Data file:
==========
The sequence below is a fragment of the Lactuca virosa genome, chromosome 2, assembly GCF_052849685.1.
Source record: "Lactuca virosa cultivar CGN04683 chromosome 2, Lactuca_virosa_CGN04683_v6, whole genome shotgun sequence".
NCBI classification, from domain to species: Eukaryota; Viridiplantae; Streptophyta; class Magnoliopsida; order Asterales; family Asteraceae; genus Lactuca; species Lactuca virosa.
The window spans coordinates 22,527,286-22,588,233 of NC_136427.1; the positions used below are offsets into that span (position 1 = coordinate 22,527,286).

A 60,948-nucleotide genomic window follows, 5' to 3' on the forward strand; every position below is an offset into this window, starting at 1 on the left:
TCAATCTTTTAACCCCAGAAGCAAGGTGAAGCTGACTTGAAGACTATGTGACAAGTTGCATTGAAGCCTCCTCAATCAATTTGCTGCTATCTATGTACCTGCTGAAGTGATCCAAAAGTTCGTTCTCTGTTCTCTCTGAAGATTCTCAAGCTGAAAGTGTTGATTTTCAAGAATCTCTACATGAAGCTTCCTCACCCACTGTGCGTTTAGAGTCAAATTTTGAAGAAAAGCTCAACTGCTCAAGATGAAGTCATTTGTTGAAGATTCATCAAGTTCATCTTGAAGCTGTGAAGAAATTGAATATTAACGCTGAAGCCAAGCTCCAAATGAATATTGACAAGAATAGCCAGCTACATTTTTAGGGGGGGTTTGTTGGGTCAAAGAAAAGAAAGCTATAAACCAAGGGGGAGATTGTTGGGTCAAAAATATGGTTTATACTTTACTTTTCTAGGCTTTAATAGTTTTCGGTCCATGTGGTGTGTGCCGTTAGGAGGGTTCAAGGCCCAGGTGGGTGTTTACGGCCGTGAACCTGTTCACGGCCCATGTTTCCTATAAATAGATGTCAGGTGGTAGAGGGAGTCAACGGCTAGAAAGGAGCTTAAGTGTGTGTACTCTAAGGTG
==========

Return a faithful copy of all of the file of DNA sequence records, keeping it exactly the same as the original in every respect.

The sequence below is a fragment of the Lactuca virosa genome, chromosome 2, assembly GCF_052849685.1.
Source record: "Lactuca virosa cultivar CGN04683 chromosome 2, Lactuca_virosa_CGN04683_v6, whole genome shotgun sequence".
NCBI classification, from domain to species: Eukaryota; Viridiplantae; Streptophyta; class Magnoliopsida; order Asterales; family Asteraceae; genus Lactuca; species Lactuca virosa.
The window spans coordinates 22,527,286-22,588,233 of NC_136427.1; the positions used below are offsets into that span (position 1 = coordinate 22,527,286).

A 60,948-nucleotide genomic window follows, 5' to 3' on the forward strand; every position below is an offset into this window, starting at 1 on the left:
TCAATCTTTTAACCCCAGAAGCAAGGTGAAGCTGACTTGAAGACTATGTGACAAGTTGCATTGAAGCCTCCTCAATCAATTTGCTGCTATCTATGTACCTGCTGAAGTGATCCAAAAGTTCGTTCTCTGTTCTCTCTGAAGATTCTCAAGCTGAAAGTGTTGATTTTCAAGAATCTCTACATGAAGCTTCCTCACCCACTGTGCGTTTAGAGTCAAATTTTGAAGAAAAGCTCAACTGCTCAAGATGAAGTCATTTGTTGAAGATTCATCAAGTTCATCTTGAAGCTGTGAAGAAATTGAATATTAACGCTGAAGCCAAGCTCCAAATGAATATTGACAAGAATAGCCAGCTACATTTTTAGGGGGGGTTTGTTGGGTCAAAGAAAAGAAAGCTATAAACCAAGGGGGAGATTGTTGGGTCAAAAATATGGTTTATACTTTACTTTTCTAGGCTTTAATAGTTTTCGGTCCATGTGGTGTGTGCCGTTAGGAGGGTTCAAGGCCCAGGTGGGTGTTTACGGCCGTGAACCTGTTCACGGCCCATGTTTCCTATAAATAGATGTCAGGTGGTAGAGGGAGTCAACGGCTAGAAAGGAGCTTAAGTGTGTGTACTCTAAGGTG